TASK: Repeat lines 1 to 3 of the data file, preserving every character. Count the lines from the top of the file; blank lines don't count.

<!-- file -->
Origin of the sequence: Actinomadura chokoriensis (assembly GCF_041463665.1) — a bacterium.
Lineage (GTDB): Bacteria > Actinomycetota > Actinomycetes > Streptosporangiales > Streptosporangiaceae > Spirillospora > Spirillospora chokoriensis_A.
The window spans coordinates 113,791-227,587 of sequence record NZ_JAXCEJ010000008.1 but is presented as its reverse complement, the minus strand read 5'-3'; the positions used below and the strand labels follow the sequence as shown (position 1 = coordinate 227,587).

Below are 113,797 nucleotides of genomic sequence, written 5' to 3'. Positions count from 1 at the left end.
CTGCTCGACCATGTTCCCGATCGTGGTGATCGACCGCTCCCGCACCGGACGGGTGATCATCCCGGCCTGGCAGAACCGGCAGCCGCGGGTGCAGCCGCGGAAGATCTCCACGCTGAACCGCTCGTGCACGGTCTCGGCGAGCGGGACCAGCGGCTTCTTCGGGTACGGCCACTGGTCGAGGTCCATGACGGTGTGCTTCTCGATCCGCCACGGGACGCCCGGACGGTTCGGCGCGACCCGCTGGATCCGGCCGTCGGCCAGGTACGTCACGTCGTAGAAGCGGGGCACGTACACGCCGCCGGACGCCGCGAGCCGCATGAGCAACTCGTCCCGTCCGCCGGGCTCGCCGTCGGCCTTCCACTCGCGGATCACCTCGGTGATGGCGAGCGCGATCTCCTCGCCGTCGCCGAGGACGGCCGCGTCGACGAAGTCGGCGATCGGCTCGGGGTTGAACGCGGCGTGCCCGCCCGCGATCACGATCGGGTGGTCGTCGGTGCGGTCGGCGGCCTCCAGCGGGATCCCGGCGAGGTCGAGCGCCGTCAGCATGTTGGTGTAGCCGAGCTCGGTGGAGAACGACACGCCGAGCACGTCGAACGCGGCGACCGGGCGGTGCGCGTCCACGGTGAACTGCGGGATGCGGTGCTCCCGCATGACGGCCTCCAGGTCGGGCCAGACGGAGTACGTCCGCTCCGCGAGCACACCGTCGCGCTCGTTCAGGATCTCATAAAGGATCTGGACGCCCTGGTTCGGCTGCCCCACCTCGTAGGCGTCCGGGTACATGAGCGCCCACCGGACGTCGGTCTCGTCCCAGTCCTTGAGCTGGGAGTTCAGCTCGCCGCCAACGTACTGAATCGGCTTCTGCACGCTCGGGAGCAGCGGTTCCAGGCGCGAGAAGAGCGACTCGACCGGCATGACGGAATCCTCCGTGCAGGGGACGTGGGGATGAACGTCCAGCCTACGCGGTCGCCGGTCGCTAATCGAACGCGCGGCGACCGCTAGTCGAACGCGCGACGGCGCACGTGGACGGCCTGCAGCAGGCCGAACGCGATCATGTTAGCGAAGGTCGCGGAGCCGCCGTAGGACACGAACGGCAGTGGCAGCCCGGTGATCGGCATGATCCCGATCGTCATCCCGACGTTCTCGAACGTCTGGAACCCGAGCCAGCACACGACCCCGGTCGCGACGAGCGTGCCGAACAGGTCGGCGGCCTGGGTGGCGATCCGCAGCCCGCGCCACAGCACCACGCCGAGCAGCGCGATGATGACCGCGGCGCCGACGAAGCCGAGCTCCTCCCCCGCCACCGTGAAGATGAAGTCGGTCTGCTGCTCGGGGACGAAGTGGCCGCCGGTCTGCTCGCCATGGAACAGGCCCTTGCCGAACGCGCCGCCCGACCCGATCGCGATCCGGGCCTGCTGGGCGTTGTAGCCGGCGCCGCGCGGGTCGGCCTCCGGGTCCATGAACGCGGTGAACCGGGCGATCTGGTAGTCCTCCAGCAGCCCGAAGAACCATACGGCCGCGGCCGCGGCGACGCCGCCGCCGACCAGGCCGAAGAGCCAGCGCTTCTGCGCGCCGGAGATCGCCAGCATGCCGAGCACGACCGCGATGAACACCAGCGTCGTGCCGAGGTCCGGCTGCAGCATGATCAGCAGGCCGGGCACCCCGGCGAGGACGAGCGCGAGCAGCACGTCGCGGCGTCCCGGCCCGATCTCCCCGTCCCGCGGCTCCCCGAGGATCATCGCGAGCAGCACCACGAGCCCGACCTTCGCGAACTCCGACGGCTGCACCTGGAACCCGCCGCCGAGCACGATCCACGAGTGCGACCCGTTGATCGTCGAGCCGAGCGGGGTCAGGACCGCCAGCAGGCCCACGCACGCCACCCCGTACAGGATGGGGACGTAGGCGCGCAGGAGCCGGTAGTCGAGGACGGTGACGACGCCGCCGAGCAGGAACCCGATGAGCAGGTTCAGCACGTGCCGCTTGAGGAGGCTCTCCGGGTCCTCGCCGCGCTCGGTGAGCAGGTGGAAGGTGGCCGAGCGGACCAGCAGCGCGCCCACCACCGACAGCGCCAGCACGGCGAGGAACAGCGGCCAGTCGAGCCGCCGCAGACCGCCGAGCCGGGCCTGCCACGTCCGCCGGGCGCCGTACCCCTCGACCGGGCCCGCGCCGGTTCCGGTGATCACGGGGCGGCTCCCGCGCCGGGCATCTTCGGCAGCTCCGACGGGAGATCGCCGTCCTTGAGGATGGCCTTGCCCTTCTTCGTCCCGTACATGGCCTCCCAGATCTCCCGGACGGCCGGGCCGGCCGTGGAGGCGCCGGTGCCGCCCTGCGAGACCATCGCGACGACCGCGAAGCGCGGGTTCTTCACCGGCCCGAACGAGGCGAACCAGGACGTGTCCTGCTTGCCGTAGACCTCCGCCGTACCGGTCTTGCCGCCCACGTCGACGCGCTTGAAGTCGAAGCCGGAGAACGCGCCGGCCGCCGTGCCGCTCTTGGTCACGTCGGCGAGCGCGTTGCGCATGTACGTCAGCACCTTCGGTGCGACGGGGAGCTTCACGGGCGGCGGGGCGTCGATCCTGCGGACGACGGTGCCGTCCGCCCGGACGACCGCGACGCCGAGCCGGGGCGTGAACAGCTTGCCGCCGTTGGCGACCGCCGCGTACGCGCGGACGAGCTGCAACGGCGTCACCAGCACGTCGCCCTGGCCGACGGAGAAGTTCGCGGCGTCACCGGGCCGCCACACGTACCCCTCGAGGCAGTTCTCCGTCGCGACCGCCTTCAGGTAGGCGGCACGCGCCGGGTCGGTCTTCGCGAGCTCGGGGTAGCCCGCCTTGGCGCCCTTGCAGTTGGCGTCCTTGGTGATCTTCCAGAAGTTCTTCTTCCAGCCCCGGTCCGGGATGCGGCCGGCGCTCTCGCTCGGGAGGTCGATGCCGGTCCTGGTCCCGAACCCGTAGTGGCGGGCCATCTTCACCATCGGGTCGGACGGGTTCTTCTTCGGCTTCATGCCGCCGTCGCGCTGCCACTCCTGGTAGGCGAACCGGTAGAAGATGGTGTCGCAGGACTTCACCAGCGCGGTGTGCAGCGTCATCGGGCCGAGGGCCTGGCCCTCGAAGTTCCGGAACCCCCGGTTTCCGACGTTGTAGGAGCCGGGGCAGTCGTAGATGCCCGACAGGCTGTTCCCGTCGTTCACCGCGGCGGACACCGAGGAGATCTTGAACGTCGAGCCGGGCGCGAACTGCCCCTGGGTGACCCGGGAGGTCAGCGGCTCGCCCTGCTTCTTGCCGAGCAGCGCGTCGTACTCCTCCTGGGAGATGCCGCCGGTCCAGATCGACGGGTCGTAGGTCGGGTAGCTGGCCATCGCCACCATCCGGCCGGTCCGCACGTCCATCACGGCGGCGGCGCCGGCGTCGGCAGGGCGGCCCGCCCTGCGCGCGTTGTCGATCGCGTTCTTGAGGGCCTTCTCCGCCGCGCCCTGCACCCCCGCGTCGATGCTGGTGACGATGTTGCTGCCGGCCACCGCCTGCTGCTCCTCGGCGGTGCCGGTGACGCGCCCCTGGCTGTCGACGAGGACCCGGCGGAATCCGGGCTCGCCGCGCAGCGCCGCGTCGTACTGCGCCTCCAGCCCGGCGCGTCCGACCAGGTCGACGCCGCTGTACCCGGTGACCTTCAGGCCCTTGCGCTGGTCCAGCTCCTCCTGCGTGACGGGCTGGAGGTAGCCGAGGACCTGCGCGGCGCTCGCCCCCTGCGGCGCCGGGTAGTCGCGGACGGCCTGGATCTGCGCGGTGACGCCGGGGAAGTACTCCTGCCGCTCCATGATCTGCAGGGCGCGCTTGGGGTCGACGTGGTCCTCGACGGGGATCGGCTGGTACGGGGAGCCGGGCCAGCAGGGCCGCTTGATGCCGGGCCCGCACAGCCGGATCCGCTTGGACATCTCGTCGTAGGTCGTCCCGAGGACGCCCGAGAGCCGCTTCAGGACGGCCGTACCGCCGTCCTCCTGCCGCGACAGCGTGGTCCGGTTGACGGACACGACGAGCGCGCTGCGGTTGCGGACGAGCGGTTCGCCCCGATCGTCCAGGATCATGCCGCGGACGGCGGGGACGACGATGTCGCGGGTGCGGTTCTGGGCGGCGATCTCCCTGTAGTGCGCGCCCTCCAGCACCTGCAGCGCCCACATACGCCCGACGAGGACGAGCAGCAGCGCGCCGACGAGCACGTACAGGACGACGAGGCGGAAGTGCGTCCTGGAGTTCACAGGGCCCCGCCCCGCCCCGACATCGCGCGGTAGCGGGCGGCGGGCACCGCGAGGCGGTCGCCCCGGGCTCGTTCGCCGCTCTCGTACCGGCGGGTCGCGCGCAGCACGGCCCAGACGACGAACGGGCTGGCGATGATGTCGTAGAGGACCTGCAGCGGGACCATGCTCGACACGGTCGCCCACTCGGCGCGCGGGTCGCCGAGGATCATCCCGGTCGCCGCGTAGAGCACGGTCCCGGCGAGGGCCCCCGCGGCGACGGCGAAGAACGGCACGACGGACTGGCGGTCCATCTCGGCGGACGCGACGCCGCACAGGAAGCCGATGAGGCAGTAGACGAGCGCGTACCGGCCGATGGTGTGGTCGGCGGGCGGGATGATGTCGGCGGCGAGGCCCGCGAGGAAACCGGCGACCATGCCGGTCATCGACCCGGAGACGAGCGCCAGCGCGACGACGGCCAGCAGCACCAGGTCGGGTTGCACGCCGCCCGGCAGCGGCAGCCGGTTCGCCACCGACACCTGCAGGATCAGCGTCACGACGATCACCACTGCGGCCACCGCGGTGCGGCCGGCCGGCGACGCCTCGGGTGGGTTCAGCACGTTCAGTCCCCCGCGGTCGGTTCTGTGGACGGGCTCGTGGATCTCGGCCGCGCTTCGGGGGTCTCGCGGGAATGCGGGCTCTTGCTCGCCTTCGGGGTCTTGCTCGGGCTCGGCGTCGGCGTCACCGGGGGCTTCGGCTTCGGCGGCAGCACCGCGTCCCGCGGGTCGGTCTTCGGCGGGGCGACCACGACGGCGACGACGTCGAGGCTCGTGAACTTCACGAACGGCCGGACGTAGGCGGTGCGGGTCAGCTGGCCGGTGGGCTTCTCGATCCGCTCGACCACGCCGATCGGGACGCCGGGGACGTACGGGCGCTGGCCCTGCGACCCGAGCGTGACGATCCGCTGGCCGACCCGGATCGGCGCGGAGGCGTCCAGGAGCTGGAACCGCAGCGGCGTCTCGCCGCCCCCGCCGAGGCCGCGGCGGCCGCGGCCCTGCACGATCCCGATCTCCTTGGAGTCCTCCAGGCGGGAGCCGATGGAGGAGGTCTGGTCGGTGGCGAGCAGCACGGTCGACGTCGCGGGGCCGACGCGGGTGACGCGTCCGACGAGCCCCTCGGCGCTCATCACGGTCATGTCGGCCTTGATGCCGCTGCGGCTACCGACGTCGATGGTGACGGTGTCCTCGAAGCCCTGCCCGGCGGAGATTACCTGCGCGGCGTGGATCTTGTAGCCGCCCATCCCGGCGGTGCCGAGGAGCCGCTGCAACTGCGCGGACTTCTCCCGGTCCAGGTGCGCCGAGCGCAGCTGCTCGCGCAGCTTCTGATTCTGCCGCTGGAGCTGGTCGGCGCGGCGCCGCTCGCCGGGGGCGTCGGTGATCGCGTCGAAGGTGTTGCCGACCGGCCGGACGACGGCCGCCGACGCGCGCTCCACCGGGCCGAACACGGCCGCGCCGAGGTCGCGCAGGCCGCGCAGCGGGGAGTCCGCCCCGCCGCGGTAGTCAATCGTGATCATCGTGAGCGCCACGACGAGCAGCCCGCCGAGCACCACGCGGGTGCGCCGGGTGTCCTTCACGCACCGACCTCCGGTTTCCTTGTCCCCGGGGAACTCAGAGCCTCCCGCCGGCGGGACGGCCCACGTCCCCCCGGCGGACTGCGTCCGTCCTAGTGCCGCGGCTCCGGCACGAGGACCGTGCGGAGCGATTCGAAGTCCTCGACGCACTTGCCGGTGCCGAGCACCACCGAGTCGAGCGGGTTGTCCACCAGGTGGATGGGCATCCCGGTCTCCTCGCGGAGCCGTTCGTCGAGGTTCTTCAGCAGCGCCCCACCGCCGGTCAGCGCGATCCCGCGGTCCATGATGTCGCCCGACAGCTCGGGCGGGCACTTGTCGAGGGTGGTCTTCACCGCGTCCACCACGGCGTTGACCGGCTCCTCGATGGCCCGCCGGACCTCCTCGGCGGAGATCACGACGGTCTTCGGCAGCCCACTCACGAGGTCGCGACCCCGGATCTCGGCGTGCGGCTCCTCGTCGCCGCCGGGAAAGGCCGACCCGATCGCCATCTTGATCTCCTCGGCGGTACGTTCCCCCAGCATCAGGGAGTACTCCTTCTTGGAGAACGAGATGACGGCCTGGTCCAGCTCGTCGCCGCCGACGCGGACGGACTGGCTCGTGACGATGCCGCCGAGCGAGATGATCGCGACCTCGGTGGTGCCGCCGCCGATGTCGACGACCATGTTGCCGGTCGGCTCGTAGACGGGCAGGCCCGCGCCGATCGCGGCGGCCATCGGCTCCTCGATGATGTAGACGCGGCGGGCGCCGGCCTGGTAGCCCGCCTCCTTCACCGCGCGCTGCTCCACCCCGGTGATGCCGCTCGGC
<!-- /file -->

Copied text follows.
Origin of the sequence: Actinomadura chokoriensis (assembly GCF_041463665.1) — a bacterium.
Lineage (GTDB): Bacteria > Actinomycetota > Actinomycetes > Streptosporangiales > Streptosporangiaceae > Spirillospora > Spirillospora chokoriensis_A.
The window spans coordinates 113,791-227,587 of sequence record NZ_JAXCEJ010000008.1 but is presented as its reverse complement, the minus strand read 5'-3'; the positions used below and the strand labels follow the sequence as shown (position 1 = coordinate 227,587).